It has been an emotionally harrowing weekend. The July 20 tragedy in Aurora, Colorado, opened it. The Oslo remembrance concert for those slain last July 22 in Norway closed it.
In the span between the two, the shock in the United States at the Dark Knight Rises premiere shooting began to move into the grieving process, for the community, state, and nation. It is a precarious emotional space. Confusion, disbelief, and anger dominate. No one knows yet, if we ever will, what went on in this man’s mind. Tension is high as information – both useful and distracting – floods the media: from heartbreaking accounts of the scene and biographies of the victims, to appalling first glimpses into the killer’s planning, to grubby detail-mongering ranging from analysis of the film’s sales in the aftermath to reports on the shooter’s dating preferences.
A lot of it we don’t need to know. But faced with the information, many feel the pressure to react. So Facebook buzzes with memorials, frustrated emoting, and debates. Even celebrities tweet condolences.
When I found myself too closely following a Facebook friend’s lengthy discussion of gun control, I reached the point in my own reactivity where I had to switch off the information channels and get away. I was fortunate not only that I could do so – that the grief for me is not intimate, as it is for the victims’ families – but that I had a place to center.
This Sunday marked the conclusion of a unique series of dances performed in the wooded areas of Wissahickon Creek Valley in Philadelphia’s Fairmount Park: “Wissahickon Reunion,” a cycle of four seasonal performances of choreographer and performance practitioner Merián Soto’s branch dances.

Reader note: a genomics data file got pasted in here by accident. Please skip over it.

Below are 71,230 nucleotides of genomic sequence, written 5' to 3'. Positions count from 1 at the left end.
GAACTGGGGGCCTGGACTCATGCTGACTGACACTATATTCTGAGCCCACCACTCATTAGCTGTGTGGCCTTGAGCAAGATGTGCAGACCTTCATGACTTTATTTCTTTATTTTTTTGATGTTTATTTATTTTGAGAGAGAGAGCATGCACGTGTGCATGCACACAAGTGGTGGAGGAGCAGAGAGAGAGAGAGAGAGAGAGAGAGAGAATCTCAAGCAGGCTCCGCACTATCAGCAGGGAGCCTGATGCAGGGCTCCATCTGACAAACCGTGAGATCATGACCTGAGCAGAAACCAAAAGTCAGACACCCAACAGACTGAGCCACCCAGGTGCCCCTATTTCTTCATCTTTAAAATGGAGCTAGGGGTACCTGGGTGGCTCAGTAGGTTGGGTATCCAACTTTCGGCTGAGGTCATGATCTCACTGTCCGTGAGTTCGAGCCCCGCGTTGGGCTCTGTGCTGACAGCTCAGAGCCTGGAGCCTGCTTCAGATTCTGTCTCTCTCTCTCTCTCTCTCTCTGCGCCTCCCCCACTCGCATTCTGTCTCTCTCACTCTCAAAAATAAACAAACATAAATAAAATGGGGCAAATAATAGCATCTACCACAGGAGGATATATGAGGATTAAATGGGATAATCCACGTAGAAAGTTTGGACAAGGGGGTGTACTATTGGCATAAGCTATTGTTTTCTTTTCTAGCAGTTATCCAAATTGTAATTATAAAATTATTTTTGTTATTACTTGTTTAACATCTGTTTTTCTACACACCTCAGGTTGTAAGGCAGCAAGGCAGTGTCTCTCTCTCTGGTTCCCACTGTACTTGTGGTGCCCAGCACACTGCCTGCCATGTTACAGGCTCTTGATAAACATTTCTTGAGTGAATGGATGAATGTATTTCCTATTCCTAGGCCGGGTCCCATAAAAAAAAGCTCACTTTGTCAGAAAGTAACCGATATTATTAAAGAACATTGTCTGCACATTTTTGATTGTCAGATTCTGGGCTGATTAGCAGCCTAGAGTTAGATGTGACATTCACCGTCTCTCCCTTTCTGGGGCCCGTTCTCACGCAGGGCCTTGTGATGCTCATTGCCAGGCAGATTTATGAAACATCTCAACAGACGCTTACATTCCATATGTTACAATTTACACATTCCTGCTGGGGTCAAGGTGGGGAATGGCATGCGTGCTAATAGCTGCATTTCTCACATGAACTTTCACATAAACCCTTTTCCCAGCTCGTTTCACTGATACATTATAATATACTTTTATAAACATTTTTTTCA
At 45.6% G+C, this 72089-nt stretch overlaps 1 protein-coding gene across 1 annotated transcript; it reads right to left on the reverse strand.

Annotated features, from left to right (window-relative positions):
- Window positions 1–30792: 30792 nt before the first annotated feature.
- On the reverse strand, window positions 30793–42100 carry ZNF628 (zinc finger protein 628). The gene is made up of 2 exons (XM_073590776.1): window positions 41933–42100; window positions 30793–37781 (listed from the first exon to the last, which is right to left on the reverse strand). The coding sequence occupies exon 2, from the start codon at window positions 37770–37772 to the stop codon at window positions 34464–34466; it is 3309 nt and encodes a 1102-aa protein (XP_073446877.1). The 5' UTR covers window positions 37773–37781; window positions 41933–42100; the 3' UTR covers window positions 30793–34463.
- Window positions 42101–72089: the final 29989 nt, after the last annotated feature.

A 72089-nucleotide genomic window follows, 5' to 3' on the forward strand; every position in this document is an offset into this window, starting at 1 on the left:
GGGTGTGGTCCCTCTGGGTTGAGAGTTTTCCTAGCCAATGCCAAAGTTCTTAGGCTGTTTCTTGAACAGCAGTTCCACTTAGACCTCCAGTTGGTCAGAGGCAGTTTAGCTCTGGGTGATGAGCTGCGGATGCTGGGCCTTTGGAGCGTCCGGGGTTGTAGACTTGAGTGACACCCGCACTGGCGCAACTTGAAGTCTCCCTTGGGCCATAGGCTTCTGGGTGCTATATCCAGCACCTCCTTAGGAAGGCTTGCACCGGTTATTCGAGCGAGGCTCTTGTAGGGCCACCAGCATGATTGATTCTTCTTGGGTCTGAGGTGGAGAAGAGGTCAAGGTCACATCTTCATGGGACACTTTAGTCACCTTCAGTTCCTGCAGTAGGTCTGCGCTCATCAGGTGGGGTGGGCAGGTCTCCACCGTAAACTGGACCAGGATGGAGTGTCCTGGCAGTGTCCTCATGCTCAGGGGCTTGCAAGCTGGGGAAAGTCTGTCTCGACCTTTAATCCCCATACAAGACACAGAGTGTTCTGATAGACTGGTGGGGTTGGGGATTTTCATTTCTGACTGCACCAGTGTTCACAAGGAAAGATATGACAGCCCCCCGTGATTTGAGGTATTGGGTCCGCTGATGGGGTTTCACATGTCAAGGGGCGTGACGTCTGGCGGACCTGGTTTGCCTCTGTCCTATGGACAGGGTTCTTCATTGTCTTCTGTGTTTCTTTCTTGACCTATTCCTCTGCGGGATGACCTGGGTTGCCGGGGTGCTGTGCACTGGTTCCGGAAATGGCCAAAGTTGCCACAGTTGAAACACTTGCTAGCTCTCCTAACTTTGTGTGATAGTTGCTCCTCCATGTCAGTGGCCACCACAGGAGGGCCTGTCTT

On her Web site, Soto describes the performance practice of her branch dances as “the detailed sequencing of movement through inner pathways; the investigation of gravity through dynamic shifting into balance and alignment; and the investigation of speed including very slow movement approaching stillness.” The dancers’ exploration requires, and teaches, attention and patience – not least in being aware of their presence in the wooded areas off the trail. The observer becomes sharply aware of her own preoccupations, the tendency to hurry toward an end result. It is not unlike missing the chipmunk nibbling by the fallen tree in our determination to pursue a determined agenda.
The branch dances concentrate the artists and audiences – who may include wandering hikers who discover the dance playing out around them – on the intimate, delicate contact point between body and branch. Underneath it must be the willingness to trust that if that point is lost, it is not a failure; that the practice has importance in and of itself, not in its perfection. And the interaction frees the mover of predictability.
The circumstances of the moment are critical. The unforeseen fades as a concern in the practice of aligning oneself in awareness of what is there, right now, and what one is doing with it.
The strange notion that we can “predict and prepare for the unforeseen” – an utter offense to editors – has taken root in certain sectors of our society. (Note: the nature of “unforeseen” is that you didn’t see it coming. Once you have predicted it, you have foreseen it.)